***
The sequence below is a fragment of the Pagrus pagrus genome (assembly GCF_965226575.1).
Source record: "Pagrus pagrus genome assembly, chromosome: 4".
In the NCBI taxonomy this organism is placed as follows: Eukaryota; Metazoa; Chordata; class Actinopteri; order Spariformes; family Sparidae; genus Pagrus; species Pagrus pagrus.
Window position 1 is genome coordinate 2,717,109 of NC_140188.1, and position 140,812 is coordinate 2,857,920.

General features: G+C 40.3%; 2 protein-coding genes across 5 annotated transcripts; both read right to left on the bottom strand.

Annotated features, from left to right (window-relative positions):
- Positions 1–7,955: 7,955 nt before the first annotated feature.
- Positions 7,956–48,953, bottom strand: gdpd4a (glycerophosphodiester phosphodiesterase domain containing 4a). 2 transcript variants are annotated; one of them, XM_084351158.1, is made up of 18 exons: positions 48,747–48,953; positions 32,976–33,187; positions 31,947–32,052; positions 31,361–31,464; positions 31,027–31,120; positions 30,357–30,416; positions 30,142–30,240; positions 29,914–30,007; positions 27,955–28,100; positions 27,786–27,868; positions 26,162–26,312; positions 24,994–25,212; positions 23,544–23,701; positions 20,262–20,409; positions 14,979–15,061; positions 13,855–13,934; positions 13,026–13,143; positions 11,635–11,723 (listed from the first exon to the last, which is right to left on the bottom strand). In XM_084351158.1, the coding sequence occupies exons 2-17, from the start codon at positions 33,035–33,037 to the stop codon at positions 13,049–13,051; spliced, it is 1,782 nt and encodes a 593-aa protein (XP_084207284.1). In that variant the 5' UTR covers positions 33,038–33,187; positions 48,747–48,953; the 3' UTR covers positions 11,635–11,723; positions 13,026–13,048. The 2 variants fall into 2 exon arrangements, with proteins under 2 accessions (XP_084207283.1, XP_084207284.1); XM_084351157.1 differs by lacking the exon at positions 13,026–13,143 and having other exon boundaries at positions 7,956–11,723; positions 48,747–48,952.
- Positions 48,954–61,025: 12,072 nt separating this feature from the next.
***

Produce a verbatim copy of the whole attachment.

The sequence below is a fragment of the Pagrus pagrus genome (assembly GCF_965226575.1).
Source record: "Pagrus pagrus genome assembly, chromosome: 4".
In the NCBI taxonomy this organism is placed as follows: Eukaryota; Metazoa; Chordata; class Actinopteri; order Spariformes; family Sparidae; genus Pagrus; species Pagrus pagrus.
Window position 1 is genome coordinate 2,717,109 of NC_140188.1, and position 140,812 is coordinate 2,857,920.

General features: G+C 40.3%; 2 protein-coding genes across 5 annotated transcripts; both read right to left on the bottom strand.

Annotated features, from left to right (window-relative positions):
- Positions 1–7,955: 7,955 nt before the first annotated feature.
- Positions 7,956–48,953, bottom strand: gdpd4a (glycerophosphodiester phosphodiesterase domain containing 4a). 2 transcript variants are annotated; one of them, XM_084351158.1, is made up of 18 exons: positions 48,747–48,953; positions 32,976–33,187; positions 31,947–32,052; positions 31,361–31,464; positions 31,027–31,120; positions 30,357–30,416; positions 30,142–30,240; positions 29,914–30,007; positions 27,955–28,100; positions 27,786–27,868; positions 26,162–26,312; positions 24,994–25,212; positions 23,544–23,701; positions 20,262–20,409; positions 14,979–15,061; positions 13,855–13,934; positions 13,026–13,143; positions 11,635–11,723 (listed from the first exon to the last, which is right to left on the bottom strand). In XM_084351158.1, the coding sequence occupies exons 2-17, from the start codon at positions 33,035–33,037 to the stop codon at positions 13,049–13,051; spliced, it is 1,782 nt and encodes a 593-aa protein (XP_084207284.1). In that variant the 5' UTR covers positions 33,038–33,187; positions 48,747–48,953; the 3' UTR covers positions 11,635–11,723; positions 13,026–13,048. The 2 variants fall into 2 exon arrangements, with proteins under 2 accessions (XP_084207283.1, XP_084207284.1); XM_084351157.1 differs by lacking the exon at positions 13,026–13,143 and having other exon boundaries at positions 7,956–11,723; positions 48,747–48,952.
- Positions 48,954–61,025: 12,072 nt separating this feature from the next.